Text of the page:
Al Scott wrote after forty years had passed
since we drank in Yakima Roy’s cabin
after he died at seventy-nine. Al
drank with Yakima day in and day out
after coming back from Cambodia
a drunk. Yakima gave Al the cabin,
handing over the key before he died.
Then I wrote "The Death of Bertrand Russell"
in Rico’s the night of his death. Paula
was sitting, drinking with me. At that time
I loved her and no one else, and I thought
we were together to love forever.
Years passed. Now she says it was so good before
it got so bad . . . writing this from Portland
where I found her forty years since our last
kiss. I still carry her around in me
like another heart. She always thought I did.
She could talk and laugh and tell me new things
any time of the day or night. I came
home for lunch, we had soup, made love. She mooned
her beautiful ass, no panties under
her apron, as I was backing the car
to the street; stopped, parked, ran to kiss her ass
and tongue her pussy before I drove off
to the office, where I no longer write
for money. I write now to remember
what memory mixes with desire
and yields such concoction I cannot call
back from my youth or hers but celebrate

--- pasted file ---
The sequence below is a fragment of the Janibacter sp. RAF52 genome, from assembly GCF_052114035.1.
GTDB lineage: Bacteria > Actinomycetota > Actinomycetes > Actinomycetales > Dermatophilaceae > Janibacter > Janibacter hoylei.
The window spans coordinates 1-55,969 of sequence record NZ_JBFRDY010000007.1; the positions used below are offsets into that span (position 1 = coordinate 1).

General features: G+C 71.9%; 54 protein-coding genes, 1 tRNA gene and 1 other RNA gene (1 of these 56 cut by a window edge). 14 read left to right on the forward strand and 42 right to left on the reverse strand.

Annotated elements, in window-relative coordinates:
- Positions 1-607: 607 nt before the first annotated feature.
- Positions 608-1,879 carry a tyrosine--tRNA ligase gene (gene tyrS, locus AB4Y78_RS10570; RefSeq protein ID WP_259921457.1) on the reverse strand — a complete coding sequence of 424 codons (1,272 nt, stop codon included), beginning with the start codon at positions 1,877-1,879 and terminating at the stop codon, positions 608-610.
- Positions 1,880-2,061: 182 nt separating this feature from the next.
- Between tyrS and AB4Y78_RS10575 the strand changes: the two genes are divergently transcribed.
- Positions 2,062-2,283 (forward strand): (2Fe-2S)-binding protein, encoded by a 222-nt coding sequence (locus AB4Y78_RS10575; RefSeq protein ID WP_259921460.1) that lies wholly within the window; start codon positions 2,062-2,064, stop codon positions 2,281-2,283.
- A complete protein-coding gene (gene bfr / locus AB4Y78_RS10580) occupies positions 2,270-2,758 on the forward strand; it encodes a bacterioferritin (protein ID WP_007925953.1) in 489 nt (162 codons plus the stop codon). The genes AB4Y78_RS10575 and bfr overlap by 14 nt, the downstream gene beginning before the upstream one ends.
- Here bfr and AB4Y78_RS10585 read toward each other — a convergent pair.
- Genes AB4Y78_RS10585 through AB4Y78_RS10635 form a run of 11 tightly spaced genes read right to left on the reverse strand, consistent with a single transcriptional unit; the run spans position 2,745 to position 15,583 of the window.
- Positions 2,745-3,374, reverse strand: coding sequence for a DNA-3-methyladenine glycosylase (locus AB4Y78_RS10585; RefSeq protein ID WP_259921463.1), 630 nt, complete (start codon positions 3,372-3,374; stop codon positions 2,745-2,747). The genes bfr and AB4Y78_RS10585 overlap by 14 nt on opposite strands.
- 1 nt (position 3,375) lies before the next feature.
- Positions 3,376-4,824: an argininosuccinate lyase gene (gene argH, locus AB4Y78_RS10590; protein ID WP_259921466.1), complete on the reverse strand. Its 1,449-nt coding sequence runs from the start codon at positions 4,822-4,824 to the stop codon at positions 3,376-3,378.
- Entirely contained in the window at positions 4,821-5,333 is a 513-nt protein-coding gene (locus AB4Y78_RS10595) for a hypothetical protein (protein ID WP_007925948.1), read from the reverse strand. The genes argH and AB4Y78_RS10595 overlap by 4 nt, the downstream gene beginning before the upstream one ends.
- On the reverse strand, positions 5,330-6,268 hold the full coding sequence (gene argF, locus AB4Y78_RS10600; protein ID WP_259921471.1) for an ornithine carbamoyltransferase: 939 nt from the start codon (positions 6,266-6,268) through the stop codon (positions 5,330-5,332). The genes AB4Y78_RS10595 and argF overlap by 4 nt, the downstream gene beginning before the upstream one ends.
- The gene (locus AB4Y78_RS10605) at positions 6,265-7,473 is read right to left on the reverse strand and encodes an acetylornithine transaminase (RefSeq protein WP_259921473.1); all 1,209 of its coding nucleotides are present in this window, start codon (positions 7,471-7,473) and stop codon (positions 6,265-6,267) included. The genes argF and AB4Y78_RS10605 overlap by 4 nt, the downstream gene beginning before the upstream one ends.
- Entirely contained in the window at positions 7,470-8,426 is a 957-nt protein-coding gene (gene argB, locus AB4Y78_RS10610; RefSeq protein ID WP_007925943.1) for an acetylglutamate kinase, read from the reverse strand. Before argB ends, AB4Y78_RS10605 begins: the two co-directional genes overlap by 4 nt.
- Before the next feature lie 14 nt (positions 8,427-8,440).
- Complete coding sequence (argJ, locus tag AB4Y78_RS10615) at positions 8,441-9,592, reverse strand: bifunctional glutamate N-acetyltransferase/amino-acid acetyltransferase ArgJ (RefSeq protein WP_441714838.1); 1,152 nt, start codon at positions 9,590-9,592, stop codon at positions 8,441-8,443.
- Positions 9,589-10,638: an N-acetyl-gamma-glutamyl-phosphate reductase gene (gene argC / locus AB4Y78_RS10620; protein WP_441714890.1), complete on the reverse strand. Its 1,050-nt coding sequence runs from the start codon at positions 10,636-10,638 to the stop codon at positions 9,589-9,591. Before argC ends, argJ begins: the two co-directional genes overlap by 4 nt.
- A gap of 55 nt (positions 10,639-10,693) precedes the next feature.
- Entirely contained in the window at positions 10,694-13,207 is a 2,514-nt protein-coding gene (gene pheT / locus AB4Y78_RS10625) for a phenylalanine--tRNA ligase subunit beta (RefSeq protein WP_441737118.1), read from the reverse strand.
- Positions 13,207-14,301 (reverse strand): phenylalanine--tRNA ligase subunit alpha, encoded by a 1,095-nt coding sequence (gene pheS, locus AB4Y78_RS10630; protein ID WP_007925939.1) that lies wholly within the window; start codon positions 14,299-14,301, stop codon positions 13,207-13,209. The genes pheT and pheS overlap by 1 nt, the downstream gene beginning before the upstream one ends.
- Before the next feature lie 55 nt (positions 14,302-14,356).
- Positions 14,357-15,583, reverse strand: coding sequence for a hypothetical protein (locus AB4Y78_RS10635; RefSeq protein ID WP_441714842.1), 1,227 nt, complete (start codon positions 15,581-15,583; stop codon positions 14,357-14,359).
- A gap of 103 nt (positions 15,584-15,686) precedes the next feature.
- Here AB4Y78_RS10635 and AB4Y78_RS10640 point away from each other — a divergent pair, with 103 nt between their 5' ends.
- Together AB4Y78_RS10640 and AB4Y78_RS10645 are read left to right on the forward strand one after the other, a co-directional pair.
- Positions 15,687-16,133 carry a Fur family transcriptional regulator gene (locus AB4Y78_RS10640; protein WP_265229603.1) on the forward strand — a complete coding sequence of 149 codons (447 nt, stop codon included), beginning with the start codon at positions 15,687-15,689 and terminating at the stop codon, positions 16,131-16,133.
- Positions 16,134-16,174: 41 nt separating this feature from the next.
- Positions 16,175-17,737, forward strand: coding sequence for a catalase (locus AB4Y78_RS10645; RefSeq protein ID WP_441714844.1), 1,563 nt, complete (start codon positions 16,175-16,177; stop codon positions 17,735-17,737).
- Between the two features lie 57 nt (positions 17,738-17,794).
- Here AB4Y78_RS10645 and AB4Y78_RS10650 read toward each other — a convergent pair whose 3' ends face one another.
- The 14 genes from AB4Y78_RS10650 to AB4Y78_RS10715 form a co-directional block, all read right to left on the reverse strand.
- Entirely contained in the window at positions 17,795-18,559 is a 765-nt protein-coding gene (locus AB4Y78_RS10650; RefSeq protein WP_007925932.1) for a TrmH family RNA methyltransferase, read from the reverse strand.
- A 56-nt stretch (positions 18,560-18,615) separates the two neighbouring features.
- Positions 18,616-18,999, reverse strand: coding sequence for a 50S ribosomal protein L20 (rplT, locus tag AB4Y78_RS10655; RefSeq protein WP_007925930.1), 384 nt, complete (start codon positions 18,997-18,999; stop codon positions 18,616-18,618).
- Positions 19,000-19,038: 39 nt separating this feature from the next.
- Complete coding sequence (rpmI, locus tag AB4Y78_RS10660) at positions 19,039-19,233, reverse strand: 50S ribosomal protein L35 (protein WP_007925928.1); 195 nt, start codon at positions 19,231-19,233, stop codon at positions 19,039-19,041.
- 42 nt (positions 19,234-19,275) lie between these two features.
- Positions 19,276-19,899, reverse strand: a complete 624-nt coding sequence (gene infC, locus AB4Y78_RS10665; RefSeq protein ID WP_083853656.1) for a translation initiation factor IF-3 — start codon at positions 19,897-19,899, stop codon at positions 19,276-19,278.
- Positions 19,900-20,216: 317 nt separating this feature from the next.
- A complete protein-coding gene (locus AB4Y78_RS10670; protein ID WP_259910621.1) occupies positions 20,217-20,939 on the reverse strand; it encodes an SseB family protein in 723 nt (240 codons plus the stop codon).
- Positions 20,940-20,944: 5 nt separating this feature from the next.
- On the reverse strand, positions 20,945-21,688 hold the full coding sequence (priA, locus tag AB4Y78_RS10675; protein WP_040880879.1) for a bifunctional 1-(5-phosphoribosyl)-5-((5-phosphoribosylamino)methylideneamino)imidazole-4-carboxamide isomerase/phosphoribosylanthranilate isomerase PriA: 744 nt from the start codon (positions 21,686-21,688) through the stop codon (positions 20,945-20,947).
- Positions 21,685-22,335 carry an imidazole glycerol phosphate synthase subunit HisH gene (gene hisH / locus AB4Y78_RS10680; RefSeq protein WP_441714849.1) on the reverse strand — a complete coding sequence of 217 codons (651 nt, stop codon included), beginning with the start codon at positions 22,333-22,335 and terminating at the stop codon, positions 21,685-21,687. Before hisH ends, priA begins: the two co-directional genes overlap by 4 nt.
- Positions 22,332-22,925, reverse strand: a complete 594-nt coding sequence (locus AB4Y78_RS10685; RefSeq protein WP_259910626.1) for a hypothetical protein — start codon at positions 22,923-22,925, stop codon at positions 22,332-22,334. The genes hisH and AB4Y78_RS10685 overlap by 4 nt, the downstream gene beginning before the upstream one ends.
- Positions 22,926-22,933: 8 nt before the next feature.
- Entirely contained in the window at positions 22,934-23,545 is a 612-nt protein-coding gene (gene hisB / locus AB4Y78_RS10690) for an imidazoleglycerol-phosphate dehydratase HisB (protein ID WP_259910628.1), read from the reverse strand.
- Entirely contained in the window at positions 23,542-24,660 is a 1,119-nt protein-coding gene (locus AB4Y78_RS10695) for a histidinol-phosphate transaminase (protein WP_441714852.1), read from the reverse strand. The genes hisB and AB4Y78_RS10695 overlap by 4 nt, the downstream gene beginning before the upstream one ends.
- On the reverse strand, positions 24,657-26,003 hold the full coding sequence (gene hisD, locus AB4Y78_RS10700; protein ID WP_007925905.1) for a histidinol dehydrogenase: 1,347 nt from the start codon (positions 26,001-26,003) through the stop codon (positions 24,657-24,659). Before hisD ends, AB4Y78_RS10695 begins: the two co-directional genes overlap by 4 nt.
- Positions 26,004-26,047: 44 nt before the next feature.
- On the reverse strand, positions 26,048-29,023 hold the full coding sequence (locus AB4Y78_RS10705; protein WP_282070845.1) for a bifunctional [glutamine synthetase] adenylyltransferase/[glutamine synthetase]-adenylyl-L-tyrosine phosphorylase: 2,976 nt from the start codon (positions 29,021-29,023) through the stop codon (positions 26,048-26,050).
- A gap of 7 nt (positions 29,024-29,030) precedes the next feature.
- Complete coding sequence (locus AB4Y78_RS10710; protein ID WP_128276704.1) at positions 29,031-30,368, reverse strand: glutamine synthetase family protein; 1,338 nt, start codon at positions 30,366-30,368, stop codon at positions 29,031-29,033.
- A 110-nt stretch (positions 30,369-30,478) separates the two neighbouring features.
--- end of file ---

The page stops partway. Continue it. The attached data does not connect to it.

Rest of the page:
here what I was lucky to have happen.
It’s too easy to remember bad times.
Waking one morning alone in the bed,
seeing her in the Kennedy rocker
in front of the picture window looking
upon the grain elevators below,
and when I went to kiss her she told me
I was talking in my sleep to Betty,
and asked, Did I take you away from her?
No, she didn’t. She said, It was wrong
to marry you when you are still in love
with her. I told her I wasn’t in love
with anyone but her. She said she had
a wildness lodged in her body somewhere
she couldn’t touch but had to let it go
wild when it was hungry, had to be fed
no matter what the cost . . . and she meant it.
At least she knows where she has been and why.
Not like my life now, so fragmentary
it’s like some jigsaw puzzle absorbs you
when you hobble to the day room and write
somebody else’s life before you write
yours. And you let Al Scott’s letter get lost.
You were reading Bertrand Russell’s memoirs
and it seemed two old men, one poor, one rich
as well as bright but born in the right place
at the right time to fight against instead
of in Vietnam or Cambodia,
and did philosophy instead of work
on construction sites, Larry Lunchbucket
Scott called himself. Never got past the first
volume where Bertrand Russell the lover
left off, until volume two, where I learned
what a man was. Finished one at Paula’s
family’s home by Manito, across
the length of that park where Irish Cathleen
grew up, and now she wakes on her birthday,
soixante-neuf in her fifty-first year
of knowing me . . . How can I call it love
we were in? No other word exists now
and always did, and we were not married
until seven years after Paula went
away. She came back for her belongings.
"Swimming in Lake Union with Irish Cathleen"
was on the kitchen table. Many years
had passed since Seattle, the houseboat. I showed
Paula the poem after she loaded the car.
"That’s the woman you should marry,"she said.
I did. Twice. I’m still reading volume two . . .
(19 February 2011)
copyright 2011 by Floyce Alexander